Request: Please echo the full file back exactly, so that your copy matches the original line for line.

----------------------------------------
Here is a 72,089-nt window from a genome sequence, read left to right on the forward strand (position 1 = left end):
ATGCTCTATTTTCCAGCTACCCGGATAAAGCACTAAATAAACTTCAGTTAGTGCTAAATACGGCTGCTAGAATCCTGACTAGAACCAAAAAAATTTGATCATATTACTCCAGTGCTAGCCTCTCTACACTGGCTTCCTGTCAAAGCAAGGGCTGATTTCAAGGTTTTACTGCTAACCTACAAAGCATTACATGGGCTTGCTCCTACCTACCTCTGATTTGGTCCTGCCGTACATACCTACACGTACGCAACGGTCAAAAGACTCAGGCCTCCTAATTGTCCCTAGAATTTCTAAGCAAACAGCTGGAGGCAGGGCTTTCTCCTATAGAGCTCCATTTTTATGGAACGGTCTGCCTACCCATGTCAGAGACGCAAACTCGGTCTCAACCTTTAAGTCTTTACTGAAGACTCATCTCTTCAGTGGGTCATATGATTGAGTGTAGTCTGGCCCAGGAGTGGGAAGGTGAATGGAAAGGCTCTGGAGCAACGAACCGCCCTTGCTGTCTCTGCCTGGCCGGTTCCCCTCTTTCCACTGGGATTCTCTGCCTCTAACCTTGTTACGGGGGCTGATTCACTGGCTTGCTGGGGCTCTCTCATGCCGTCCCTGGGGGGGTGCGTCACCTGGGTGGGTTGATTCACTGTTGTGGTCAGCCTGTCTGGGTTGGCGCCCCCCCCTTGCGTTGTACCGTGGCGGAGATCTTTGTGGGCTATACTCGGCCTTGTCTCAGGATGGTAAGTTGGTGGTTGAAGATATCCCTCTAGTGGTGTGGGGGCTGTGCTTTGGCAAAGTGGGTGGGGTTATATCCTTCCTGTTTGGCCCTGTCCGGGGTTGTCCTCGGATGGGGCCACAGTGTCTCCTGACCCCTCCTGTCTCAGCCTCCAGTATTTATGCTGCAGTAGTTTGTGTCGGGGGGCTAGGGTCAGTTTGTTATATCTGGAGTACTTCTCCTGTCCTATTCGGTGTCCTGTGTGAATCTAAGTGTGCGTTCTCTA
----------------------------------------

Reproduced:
Here is a 72,089-nt window from a genome sequence, read left to right on the forward strand (position 1 = left end):
ATGCTCTATTTTCCAGCTACCCGGATAAAGCACTAAATAAACTTCAGTTAGTGCTAAATACGGCTGCTAGAATCCTGACTAGAACCAAAAAAATTTGATCATATTACTCCAGTGCTAGCCTCTCTACACTGGCTTCCTGTCAAAGCAAGGGCTGATTTCAAGGTTTTACTGCTAACCTACAAAGCATTACATGGGCTTGCTCCTACCTACCTCTGATTTGGTCCTGCCGTACATACCTACACGTACGCAACGGTCAAAAGACTCAGGCCTCCTAATTGTCCCTAGAATTTCTAAGCAAACAGCTGGAGGCAGGGCTTTCTCCTATAGAGCTCCATTTTTATGGAACGGTCTGCCTACCCATGTCAGAGACGCAAACTCGGTCTCAACCTTTAAGTCTTTACTGAAGACTCATCTCTTCAGTGGGTCATATGATTGAGTGTAGTCTGGCCCAGGAGTGGGAAGGTGAATGGAAAGGCTCTGGAGCAACGAACCGCCCTTGCTGTCTCTGCCTGGCCGGTTCCCCTCTTTCCACTGGGATTCTCTGCCTCTAACCTTGTTACGGGGGCTGATTCACTGGCTTGCTGGGGCTCTCTCATGCCGTCCCTGGGGGGGTGCGTCACCTGGGTGGGTTGATTCACTGTTGTGGTCAGCCTGTCTGGGTTGGCGCCCCCCCCTTGCGTTGTACCGTGGCGGAGATCTTTGTGGGCTATACTCGGCCTTGTCTCAGGATGGTAAGTTGGTGGTTGAAGATATCCCTCTAGTGGTGTGGGGGCTGTGCTTTGGCAAAGTGGGTGGGGTTATATCCTTCCTGTTTGGCCCTGTCCGGGGTTGTCCTCGGATGGGGCCACAGTGTCTCCTGACCCCTCCTGTCTCAGCCTCCAGTATTTATGCTGCAGTAGTTTGTGTCGGGGGGCTAGGGTCAGTTTGTTATATCTGGAGTACTTCTCCTGTCCTATTCGGTGTCCTGTGTGAATCTAAGTGTGCGTTCTCTA